This is the third time that volunteers are getting together for a Helpers Conference organized by ZusammenHelfen in Oberösterreich to exchange information and ideas, to provide mutual support, and to learn from one another. The last two years, helpers throughout Upper Austria and beyond traveled to Linz to spend a day discussing key issues having to do with aiding refugees. Again in 2017, ZusammenHelfen in Oberösterreich, the go-to source of expertise about refugees at the Independent Province Volunteer Center (ULF), is organizing the Helpers Conference at the Ars Electronica Festival as a platform for committed activism.
As in prior years, the focus will be on the most pressing issues related to providing aid to refugees. This time, there are four clusters: international developments, integration, chances and media.
Activists and those interested in getting involved, volunteers and professionals, are invited to preregister for the Helpers Conference. Participation is free of charge.
We met with Nicole Sonnleitner of ZusammenHelfen in Oberösterreich to learn more about the current state of aid delivery to refugees and the program at the 3rd Helpers Conference.
Nicole Sonnleitner of ZusammenHelfen in Oberösterreich. Credit: Vanessa Graf
The Helpers Conference is being staged for the third time this year. Why was this event initiated?
Nicole Sonnleitner: The Helpers Conference supports volunteer activists who work with refugees. The matter of integrating refugees will persist for the foreseeable future, which is why committed volunteers are so important. Many volunteers have requested that events like this be held so they can share information with others. They really appreciate this conference and see it as support for their activism.
What topics are especially urgent now in the work you’re doing with refugees?
Nicole Sonnleitner: There are a few of them. Jobs and housing are still pressing issues. The need for housing is increasing because many people are officially being granted asylum, so they’re no longer entitled to basic social services and need a place to stay. It’s similar with the subject of work. Among volunteers, how to deal with the denial of asylum is assuming increasing importance. This is something that’s of tremendous concern to volunteers and poses a big challenge for them. How do they deal with it when someone they have accompanied for a couple of years is denied asylum and is slated for deportation? We have to provide offerings for people in this situation.
The hall in which this year’s Helpers Conference will take place was used as an emergency shelter for refugees two years ago. Credit: Karl Schmidinger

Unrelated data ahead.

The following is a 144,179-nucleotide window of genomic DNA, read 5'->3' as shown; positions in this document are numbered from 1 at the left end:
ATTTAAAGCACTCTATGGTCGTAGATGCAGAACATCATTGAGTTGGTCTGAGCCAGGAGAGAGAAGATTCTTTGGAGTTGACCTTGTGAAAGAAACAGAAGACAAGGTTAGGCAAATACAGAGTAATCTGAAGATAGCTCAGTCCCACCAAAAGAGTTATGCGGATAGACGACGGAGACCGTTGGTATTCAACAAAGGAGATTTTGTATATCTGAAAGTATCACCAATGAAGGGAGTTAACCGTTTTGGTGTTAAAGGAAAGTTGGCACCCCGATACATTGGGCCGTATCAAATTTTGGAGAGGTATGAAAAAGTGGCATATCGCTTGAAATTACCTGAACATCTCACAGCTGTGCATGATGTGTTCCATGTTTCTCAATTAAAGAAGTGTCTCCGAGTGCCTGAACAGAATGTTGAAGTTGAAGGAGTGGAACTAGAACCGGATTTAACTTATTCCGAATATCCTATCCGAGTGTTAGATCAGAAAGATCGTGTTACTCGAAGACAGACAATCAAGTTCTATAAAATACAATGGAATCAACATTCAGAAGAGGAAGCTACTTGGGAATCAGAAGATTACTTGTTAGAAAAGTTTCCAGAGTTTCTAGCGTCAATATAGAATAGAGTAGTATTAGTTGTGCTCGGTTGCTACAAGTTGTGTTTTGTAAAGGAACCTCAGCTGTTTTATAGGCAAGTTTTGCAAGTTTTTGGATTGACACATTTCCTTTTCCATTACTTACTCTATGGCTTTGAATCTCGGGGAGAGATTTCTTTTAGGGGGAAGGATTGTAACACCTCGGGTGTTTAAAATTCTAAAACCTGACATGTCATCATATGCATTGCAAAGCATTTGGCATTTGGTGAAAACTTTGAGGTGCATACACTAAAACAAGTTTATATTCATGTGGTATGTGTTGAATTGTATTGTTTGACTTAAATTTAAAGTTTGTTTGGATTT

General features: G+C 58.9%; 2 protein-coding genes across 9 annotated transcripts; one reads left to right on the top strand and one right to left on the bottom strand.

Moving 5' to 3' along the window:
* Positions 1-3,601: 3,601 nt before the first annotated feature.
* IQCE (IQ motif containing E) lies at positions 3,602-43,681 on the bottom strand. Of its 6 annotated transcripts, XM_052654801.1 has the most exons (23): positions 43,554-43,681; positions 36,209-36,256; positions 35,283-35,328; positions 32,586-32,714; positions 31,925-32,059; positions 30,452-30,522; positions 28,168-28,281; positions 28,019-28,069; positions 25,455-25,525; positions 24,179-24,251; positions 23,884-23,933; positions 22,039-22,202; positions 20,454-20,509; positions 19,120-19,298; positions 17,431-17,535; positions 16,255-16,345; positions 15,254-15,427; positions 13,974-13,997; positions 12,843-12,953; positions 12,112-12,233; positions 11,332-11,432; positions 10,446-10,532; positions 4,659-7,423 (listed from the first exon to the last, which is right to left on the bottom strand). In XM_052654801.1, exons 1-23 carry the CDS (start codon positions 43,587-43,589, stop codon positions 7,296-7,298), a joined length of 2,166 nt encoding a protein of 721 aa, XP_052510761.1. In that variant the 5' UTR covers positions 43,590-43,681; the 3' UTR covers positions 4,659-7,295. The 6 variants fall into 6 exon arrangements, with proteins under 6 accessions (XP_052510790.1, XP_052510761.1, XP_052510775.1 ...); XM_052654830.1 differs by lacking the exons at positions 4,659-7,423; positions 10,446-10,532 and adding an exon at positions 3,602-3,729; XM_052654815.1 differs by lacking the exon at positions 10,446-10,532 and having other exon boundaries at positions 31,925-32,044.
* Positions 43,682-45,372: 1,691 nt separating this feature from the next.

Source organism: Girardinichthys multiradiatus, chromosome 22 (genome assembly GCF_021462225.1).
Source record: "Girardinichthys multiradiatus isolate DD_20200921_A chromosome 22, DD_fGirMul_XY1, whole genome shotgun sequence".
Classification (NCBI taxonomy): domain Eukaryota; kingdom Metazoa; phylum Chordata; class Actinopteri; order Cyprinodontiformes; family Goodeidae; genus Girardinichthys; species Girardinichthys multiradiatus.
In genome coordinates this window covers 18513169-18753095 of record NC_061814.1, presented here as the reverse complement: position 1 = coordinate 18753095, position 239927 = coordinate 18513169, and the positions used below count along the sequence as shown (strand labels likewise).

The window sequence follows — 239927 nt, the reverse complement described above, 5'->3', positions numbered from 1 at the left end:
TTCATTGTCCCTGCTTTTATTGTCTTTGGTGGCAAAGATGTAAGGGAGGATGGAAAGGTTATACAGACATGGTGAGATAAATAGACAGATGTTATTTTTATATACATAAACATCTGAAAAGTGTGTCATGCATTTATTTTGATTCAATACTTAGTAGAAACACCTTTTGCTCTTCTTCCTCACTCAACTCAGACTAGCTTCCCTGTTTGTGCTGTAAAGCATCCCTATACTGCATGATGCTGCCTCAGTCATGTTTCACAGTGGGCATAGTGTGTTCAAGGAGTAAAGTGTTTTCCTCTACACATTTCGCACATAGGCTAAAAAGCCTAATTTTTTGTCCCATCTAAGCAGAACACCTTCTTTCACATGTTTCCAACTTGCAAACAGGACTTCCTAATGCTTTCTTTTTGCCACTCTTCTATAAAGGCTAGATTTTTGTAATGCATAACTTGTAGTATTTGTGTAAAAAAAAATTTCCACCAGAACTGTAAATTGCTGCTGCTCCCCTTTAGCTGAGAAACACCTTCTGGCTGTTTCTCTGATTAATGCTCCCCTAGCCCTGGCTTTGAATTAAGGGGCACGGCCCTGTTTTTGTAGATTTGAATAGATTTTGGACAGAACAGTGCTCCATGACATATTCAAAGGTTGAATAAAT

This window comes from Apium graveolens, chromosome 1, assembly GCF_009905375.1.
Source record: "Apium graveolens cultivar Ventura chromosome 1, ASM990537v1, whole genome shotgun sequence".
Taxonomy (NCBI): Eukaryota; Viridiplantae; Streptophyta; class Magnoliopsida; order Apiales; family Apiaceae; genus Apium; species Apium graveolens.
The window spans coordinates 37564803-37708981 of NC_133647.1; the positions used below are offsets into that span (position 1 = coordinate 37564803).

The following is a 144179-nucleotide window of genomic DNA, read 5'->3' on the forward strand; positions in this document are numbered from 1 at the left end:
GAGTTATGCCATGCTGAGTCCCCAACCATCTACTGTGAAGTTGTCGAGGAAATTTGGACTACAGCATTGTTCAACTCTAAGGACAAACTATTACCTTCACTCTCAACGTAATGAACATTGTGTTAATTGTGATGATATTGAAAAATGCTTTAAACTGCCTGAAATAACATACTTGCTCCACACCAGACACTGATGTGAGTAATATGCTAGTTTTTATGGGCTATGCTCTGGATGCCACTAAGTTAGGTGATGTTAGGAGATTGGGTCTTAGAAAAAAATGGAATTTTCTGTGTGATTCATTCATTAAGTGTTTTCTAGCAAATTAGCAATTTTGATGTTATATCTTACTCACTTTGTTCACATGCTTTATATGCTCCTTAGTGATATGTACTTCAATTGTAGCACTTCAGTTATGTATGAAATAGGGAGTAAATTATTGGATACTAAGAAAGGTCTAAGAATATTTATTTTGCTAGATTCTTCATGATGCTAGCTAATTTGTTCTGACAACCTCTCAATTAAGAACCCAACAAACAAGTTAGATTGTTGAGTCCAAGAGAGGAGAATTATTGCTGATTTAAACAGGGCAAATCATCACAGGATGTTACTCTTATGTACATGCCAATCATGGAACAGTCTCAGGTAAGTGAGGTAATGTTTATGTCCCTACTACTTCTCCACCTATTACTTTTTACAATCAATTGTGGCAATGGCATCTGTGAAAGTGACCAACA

How’s the mood now among volunteers, and feeling towards them among the general public?
Nicole Sonnleitner: Basically, I have the feeling that the mood hasn’t changed much. There are still a lot of very committed people. Nevertheless, we’re noticing that some volunteers are hitting the wall. They’ve maintained their commitment—often at an intense level—for a considerable length of time now. This is another reason why it’s tremendously important to strengthen and support the volunteers. We’re also noticing that more people are still needed in this area. People who are active in volunteer organizations or for NGOs are seeking new volunteers.
You increasingly get the feeling that you must justify your involvement in this issue; that you have to explain why you’re so actively involved, why you’re concerned about this. This certainly also has to do with the political situation. Full-time professionals as well as volunteers have become aware of this—that you almost have to justify being active in this field.
Last year, there was a lot of criticism that much of the work that actually should be done by the state was being shifted off to volunteers. How’s the situation in Upper Austria?
Nicole Sonnleitner: I have the feeling that very many structures are being set up, especially in Upper Austria. No doubt, this is primarily attributable to Rudi Anschober, our regional minister for integration. Comparable structures for volunteers rarely exist. This network that has formed in Upper Austria is also very commendable.
Of course, you also have to say that in many areas, particularly when it comes to integration and interpersonal relations, the job could never be done solely by the people who do this full-time. My motto continues to be that integration concerns every one of us. Ideally, private citizens should be involved in this too. This is a matter of configuring our future society, as it were. There are many areas that have to be covered by professionals in this field because they call for knowledge, qualifications and experience, but there’s also an area in which this work can be supported very effectively by committed volunteers.
Festival location POSTCITY as a transit camp. Credit: Red Cross Austria
The Helpers Conference is treating four thematic clusters: international, integration, chances and media. What do you have on the programs in the individual clusters?
Nicole Sonnleitner: What we basically want to do with our themes is to take up current developments and feedback we’re getting from volunteers. I find the international cluster absolutely essential considering we’re convening in conjunction with the Ars Electronica Festival. So, this topic is meant to point out that we’re not just focusing on our own community, region or country, that international developments are important too. La Fondation Orient – Occident is a Moroccan project that we’re highlighting here. Morocco is facing numerous challenges, and we want to scrutinize how they’re dealing with them. Which approaches could bear fruit here as well? One of our speakers is Gudrun Biffl of Danube University Krems. She’s been working for many years in the field of migration, is really an expert with a broad perspective that enables her to elaborate on developments from a scholarly point of view. We want to show that there’s still more work to do on the subject of fleeing.